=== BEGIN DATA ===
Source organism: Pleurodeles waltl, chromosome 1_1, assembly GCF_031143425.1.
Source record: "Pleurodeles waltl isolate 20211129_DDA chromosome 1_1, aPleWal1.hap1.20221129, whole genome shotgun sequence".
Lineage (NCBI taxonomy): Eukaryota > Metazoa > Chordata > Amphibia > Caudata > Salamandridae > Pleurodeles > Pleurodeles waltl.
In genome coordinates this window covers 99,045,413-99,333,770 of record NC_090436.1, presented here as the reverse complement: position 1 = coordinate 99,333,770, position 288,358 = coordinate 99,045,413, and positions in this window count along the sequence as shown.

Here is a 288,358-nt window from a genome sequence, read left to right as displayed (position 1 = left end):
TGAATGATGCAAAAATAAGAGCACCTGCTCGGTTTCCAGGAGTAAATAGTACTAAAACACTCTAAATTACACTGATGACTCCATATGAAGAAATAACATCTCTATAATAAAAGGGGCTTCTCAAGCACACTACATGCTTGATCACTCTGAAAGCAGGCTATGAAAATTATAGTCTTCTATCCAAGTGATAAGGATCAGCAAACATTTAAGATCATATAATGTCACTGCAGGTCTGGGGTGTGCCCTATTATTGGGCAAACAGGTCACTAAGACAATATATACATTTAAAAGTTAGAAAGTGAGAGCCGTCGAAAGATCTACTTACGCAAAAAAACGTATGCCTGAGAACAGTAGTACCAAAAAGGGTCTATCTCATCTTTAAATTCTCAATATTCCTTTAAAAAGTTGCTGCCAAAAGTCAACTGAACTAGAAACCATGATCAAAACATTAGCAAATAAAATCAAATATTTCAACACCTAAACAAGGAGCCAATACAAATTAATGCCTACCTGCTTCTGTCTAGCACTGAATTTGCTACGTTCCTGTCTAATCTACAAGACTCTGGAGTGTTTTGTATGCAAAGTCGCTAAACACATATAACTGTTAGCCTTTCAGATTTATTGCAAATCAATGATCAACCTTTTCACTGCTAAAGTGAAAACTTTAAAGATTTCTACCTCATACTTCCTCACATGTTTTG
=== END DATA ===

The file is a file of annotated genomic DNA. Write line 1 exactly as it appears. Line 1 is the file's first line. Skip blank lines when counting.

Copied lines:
Source organism: Pleurodeles waltl, chromosome 1_1, assembly GCF_031143425.1.